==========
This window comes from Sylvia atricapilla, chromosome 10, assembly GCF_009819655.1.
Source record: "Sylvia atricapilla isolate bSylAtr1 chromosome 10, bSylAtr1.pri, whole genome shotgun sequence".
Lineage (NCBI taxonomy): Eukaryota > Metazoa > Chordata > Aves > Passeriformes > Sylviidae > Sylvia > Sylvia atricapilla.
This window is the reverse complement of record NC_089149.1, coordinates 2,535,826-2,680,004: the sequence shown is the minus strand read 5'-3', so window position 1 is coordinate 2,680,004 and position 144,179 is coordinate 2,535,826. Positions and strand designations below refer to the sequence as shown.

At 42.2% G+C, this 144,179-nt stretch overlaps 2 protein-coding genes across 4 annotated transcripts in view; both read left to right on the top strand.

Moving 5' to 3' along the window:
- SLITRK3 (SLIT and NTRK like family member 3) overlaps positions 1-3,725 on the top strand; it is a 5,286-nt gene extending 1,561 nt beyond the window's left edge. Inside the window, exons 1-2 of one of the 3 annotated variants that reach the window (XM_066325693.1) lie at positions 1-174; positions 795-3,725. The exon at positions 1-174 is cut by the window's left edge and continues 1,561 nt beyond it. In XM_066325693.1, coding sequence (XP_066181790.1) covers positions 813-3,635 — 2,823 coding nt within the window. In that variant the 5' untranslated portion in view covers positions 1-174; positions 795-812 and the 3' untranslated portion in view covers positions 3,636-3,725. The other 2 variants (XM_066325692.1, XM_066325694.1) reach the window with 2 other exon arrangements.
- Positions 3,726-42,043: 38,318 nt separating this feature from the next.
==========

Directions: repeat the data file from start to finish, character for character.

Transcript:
This window comes from Sylvia atricapilla, chromosome 10, assembly GCF_009819655.1.
Source record: "Sylvia atricapilla isolate bSylAtr1 chromosome 10, bSylAtr1.pri, whole genome shotgun sequence".
Lineage (NCBI taxonomy): Eukaryota > Metazoa > Chordata > Aves > Passeriformes > Sylviidae > Sylvia > Sylvia atricapilla.
This window is the reverse complement of record NC_089149.1, coordinates 2,535,826-2,680,004: the sequence shown is the minus strand read 5'-3', so window position 1 is coordinate 2,680,004 and position 144,179 is coordinate 2,535,826. Positions and strand designations below refer to the sequence as shown.

At 42.2% G+C, this 144,179-nt stretch overlaps 2 protein-coding genes across 4 annotated transcripts in view; both read left to right on the top strand.

Moving 5' to 3' along the window:
- SLITRK3 (SLIT and NTRK like family member 3) overlaps positions 1-3,725 on the top strand; it is a 5,286-nt gene extending 1,561 nt beyond the window's left edge. Inside the window, exons 1-2 of one of the 3 annotated variants that reach the window (XM_066325693.1) lie at positions 1-174; positions 795-3,725. The exon at positions 1-174 is cut by the window's left edge and continues 1,561 nt beyond it. In XM_066325693.1, coding sequence (XP_066181790.1) covers positions 813-3,635 — 2,823 coding nt within the window. In that variant the 5' untranslated portion in view covers positions 1-174; positions 795-812 and the 3' untranslated portion in view covers positions 3,636-3,725. The other 2 variants (XM_066325692.1, XM_066325694.1) reach the window with 2 other exon arrangements.
- Positions 3,726-42,043: 38,318 nt separating this feature from the next.